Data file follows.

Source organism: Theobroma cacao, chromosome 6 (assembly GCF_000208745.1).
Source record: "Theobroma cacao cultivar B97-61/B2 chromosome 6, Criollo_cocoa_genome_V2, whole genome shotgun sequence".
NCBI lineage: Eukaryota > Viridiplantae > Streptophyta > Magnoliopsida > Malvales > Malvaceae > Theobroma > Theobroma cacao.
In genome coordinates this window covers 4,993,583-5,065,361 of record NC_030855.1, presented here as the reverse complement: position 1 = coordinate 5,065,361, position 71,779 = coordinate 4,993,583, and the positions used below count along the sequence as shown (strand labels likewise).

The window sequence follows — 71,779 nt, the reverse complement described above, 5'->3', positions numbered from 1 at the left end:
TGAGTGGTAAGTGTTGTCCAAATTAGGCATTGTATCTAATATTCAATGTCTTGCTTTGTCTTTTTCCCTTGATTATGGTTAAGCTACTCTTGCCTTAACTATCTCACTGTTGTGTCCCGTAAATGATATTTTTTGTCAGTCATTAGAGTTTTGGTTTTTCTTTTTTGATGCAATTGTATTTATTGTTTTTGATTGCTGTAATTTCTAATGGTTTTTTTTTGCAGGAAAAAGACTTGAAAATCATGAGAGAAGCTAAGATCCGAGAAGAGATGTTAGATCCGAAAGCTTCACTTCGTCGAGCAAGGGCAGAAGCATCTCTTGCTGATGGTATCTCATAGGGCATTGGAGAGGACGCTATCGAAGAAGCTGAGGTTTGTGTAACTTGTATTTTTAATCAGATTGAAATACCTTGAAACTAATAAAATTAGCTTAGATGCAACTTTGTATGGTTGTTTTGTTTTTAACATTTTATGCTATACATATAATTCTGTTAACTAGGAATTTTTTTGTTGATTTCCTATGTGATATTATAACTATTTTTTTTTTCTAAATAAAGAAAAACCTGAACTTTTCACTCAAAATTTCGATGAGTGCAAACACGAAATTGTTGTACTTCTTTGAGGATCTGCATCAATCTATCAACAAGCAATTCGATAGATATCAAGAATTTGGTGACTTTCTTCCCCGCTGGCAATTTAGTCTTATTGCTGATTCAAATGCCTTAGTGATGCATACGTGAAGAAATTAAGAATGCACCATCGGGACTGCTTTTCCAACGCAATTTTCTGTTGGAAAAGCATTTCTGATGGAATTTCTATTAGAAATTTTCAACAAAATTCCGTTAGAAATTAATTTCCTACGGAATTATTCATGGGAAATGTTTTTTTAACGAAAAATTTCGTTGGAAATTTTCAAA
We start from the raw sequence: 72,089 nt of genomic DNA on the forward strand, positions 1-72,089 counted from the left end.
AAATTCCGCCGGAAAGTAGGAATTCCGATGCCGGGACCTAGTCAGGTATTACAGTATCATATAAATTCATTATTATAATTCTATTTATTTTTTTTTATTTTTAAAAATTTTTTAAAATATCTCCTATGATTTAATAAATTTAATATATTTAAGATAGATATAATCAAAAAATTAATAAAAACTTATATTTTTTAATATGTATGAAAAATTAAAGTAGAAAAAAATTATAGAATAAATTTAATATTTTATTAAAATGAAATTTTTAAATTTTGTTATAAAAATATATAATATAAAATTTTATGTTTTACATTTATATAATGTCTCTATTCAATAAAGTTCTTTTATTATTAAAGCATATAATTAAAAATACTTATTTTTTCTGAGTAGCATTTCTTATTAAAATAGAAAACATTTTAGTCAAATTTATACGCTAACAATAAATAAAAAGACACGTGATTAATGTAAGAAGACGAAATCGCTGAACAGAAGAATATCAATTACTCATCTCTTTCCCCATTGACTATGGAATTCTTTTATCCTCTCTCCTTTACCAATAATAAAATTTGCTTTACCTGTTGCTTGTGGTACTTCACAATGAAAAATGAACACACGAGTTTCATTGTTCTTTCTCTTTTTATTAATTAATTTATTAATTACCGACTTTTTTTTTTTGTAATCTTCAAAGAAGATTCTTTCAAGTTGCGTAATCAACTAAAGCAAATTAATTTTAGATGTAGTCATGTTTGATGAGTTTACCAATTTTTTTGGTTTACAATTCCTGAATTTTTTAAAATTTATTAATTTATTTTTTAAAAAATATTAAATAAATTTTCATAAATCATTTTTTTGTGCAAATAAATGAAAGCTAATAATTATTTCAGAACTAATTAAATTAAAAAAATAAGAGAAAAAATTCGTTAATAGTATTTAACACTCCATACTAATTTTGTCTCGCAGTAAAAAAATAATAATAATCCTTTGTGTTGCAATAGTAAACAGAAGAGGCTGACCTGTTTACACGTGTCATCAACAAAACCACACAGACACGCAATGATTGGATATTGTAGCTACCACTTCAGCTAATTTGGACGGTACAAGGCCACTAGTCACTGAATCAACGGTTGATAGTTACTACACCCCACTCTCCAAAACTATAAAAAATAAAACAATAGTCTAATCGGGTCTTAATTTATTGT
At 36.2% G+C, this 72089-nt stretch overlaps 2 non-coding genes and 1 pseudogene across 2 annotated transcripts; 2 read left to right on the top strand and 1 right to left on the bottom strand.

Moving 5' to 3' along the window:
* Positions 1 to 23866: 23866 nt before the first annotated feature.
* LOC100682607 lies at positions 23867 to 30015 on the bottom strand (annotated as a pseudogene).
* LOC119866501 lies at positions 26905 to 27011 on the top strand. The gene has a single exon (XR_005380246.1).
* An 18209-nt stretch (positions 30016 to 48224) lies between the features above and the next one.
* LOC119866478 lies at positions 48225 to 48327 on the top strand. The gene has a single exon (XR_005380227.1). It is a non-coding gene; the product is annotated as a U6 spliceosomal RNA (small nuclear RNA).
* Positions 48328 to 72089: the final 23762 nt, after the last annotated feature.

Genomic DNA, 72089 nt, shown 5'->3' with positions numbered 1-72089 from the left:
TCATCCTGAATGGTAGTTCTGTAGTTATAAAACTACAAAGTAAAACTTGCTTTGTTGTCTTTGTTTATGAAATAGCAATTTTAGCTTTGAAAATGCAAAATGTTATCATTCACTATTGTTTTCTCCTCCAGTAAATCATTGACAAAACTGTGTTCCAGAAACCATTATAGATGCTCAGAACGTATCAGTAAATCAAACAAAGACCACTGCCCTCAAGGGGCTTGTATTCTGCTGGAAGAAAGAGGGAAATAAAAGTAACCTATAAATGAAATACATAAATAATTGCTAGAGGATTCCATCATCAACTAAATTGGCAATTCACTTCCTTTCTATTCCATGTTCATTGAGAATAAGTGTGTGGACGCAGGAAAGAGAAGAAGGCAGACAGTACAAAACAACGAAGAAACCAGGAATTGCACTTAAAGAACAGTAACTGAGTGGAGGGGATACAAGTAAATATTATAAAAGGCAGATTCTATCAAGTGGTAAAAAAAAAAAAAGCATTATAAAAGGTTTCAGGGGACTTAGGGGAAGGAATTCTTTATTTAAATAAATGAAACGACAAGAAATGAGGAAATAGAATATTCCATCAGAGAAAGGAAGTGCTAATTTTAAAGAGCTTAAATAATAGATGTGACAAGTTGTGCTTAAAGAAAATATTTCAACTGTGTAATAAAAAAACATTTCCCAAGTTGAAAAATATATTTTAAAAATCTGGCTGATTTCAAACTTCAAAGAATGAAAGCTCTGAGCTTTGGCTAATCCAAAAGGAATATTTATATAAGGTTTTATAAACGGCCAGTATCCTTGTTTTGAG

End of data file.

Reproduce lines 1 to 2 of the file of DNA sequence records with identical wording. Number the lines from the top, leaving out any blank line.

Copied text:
Source organism: Theobroma cacao, chromosome 6 (assembly GCF_000208745.1).
Source record: "Theobroma cacao cultivar B97-61/B2 chromosome 6, Criollo_cocoa_genome_V2, whole genome shotgun sequence".